The NYC Health Department is hitting back at a new study that seems to contradict the consensus that a low-sodium diet reduces the risk of heart disease. The study, published in the Journal of the American Medical Association, followed 3,681 people for an average of eight years and determined that those with the lowest sodium in their urine had the highest rate of deadly heart disease! There were 50 heart disease deaths in the low-sodium group, compared to 10 deaths in the higher-sodium group. Salt: The key to a healthy heart?

The study drops as the Bloomberg administration makes progress in getting big food companies to voluntarily reduce the sodium in their processed food. Asked to comment on the report, a Health Department spokesperson says:

Part of the article findings are consistent with the majority of scientific studies to date, which have found that high sodium intake is associated with high blood pressure, one of the leading risk factors for heart disease. Unlike several other studies, this study's authors found a higher number of deaths from heart disease for one group of study subjects with the lowest sodium intake; however, they found no difference in death from all causes among the study groups.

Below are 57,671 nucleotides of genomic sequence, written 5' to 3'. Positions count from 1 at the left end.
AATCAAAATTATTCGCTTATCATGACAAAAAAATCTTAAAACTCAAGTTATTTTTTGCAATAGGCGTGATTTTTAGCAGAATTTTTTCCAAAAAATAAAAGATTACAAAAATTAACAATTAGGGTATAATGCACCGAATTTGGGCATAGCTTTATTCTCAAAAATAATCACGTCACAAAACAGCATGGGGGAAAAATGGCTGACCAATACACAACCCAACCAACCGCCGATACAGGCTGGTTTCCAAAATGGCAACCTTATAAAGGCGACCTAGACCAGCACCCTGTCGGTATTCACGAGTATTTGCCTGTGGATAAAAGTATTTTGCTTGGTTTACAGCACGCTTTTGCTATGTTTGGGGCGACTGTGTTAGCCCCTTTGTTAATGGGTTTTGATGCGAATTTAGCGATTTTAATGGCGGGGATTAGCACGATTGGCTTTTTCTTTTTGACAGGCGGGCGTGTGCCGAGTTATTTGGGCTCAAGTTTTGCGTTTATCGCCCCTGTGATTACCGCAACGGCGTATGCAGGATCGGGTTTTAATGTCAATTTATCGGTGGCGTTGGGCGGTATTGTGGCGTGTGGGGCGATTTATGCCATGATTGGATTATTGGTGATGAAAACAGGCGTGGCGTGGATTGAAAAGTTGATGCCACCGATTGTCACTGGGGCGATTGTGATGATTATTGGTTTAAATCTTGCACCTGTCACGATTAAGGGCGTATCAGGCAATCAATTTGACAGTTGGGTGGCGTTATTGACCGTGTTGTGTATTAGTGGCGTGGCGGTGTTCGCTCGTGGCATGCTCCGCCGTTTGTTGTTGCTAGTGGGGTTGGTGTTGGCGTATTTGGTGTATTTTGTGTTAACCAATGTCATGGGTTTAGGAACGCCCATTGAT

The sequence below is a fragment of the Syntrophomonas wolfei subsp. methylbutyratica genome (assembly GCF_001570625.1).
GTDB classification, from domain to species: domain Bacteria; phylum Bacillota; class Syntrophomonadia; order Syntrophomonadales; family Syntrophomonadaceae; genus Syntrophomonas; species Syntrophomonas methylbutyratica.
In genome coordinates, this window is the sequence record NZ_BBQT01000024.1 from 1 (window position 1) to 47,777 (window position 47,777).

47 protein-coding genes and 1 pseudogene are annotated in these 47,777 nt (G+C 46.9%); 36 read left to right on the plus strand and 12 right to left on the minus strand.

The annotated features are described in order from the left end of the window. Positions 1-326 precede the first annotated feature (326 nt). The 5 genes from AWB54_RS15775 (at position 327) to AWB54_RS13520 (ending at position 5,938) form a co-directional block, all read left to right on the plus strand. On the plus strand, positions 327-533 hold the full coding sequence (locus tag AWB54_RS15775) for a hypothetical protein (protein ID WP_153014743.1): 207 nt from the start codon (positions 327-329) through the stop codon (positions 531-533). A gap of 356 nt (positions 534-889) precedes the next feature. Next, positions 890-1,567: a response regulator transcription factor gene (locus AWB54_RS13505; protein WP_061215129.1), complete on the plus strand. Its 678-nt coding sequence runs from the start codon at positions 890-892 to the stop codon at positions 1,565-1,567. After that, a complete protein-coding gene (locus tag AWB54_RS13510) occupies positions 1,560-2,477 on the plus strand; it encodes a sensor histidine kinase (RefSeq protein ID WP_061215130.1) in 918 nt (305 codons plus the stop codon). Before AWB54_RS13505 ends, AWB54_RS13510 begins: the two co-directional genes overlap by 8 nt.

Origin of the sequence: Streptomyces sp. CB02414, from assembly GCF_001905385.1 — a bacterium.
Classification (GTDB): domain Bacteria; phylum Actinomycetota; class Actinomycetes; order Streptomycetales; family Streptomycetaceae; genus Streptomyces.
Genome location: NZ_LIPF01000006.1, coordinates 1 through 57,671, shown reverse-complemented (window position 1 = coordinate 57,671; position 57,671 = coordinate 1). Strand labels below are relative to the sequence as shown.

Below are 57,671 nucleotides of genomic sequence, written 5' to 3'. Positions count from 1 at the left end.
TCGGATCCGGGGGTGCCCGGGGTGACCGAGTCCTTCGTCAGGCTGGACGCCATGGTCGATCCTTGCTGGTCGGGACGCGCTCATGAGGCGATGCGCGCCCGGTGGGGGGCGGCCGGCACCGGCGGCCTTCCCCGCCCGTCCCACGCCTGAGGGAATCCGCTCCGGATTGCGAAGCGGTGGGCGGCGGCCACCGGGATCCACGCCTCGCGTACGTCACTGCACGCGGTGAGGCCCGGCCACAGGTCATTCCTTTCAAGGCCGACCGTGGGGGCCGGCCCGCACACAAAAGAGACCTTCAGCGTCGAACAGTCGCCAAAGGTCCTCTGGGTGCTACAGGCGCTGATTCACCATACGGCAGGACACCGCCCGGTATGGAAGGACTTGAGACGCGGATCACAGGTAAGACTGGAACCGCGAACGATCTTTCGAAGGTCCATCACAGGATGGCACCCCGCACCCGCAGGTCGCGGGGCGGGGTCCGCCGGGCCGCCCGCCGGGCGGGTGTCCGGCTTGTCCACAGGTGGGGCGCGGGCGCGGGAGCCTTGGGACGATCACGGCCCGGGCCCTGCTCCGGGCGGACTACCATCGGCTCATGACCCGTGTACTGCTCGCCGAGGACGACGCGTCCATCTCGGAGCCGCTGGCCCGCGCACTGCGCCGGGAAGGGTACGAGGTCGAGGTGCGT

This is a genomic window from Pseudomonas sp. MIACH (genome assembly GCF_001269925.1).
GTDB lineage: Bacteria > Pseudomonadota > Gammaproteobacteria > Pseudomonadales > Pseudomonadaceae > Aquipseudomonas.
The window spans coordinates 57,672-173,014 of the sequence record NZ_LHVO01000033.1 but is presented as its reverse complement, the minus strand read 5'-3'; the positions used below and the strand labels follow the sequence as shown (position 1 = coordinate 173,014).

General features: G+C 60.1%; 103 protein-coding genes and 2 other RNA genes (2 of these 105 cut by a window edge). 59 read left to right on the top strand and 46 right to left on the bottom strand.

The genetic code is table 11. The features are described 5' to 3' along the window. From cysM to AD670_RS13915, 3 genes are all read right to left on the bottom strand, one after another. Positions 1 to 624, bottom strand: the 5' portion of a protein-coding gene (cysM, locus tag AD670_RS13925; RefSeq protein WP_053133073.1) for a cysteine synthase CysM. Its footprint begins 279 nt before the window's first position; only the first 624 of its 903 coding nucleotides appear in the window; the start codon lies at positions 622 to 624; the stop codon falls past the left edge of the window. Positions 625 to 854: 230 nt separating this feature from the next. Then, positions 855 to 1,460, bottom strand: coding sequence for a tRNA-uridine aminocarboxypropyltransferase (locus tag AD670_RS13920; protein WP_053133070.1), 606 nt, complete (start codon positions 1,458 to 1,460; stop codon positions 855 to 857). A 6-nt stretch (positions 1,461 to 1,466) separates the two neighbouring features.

Public health recommendations are based on careful weighing of a large number of medical studies, which commonly contain conflicting results and studies of greater and lesser strength of design. On balance, the medical literature shows a strong relationship between higher sodium intake and high blood pressure, cardiovascular events and death.

Ralph Sacco, MD, president of the American Heart Association, tells Medpage Today, "One study is not enough to change policy." The average daily intake of sodium in the U.S. is a whopping 3,500 milligrams, much of it from processed and packaged foods. That's more than twice the amount recommended by the Health Department, which says your daily intake should be no more than 1,500 milligrams. So you could follow their advice, or use this new study as an excuse to double down on your salt rations. As always, the question is, What Would Curtis Sliwa Do?